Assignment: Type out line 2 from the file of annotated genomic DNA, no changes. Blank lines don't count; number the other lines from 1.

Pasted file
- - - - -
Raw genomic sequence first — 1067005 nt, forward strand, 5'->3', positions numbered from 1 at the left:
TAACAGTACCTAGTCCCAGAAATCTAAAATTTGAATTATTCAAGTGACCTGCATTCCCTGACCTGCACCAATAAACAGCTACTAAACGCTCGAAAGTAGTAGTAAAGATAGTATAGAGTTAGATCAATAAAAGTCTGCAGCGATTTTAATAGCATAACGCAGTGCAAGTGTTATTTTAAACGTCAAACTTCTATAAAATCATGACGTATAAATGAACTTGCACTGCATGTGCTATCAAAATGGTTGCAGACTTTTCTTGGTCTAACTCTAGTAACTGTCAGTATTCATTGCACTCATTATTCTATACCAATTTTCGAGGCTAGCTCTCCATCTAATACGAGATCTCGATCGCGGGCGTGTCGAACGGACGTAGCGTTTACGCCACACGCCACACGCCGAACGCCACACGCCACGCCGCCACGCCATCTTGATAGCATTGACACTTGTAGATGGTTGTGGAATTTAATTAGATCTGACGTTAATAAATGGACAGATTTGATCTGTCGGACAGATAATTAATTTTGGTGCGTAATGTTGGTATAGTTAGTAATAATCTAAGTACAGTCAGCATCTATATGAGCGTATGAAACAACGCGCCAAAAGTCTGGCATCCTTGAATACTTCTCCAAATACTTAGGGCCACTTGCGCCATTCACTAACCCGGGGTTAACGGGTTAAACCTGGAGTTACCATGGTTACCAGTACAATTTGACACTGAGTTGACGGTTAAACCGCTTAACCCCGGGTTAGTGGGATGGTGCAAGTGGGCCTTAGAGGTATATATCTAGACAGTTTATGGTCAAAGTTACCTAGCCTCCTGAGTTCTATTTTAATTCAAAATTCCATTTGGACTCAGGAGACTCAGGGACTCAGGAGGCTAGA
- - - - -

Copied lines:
TAACAGTACCTAGTCCCAGAAATCTAAAATTTGAATTATTCAAGTGACCTGCATTCCCTGACCTGCACCAATAAACAGCTACTAAACGCTCGAAAGTAGTAGTAAAGATAGTATAGAGTTAGATCAATAAAAGTCTGCAGCGATTTTAATAGCATAACGCAGTGCAAGTGTTATTTTAAACGTCAAACTTCTATAAAATCATGACGTATAAATGAACTTGCACTGCATGTGCTATCAAAATGGTTGCAGACTTTTCTTGGTCTAACTCTAGTAACTGTCAGTATTCATTGCACTCATTATTCTATACCAATTTTCGAGGCTAGCTCTCCATCTAATACGAGATCTCGATCGCGGGCGTGTCGAACGGACGTAGCGTTTACGCCACACGCCACACGCCGAACGCCACACGCCACGCCGCCACGCCATCTTGATAGCATTGACACTTGTAGATGGTTGTGGAATTTAATTAGATCTGACGTTAATAAATGGACAGATTTGATCTGTCGGACAGATAATTAATTTTGGTGCGTAATGTTGGTATAGTTAGTAATAATCTAAGTACAGTCAGCATCTATATGAGCGTATGAAACAACGCGCCAAAAGTCTGGCATCCTTGAATACTTCTCCAAATACTTAGGGCCACTTGCGCCATTCACTAACCCGGGGTTAACGGGTTAAACCTGGAGTTACCATGGTTACCAGTACAATTTGACACTGAGTTGACGGTTAAACCGCTTAACCCCGGGTTAGTGGGATGGTGCAAGTGGGCCTTAGAGGTATATATCTAGACAGTTTATGGTCAAAGTTACCTAGCCTCCTGAGTTCTATTTTAATTCAAAATTCCATTTGGACTCAGGAGACTCAGGGACTCAGGAGGCTAGA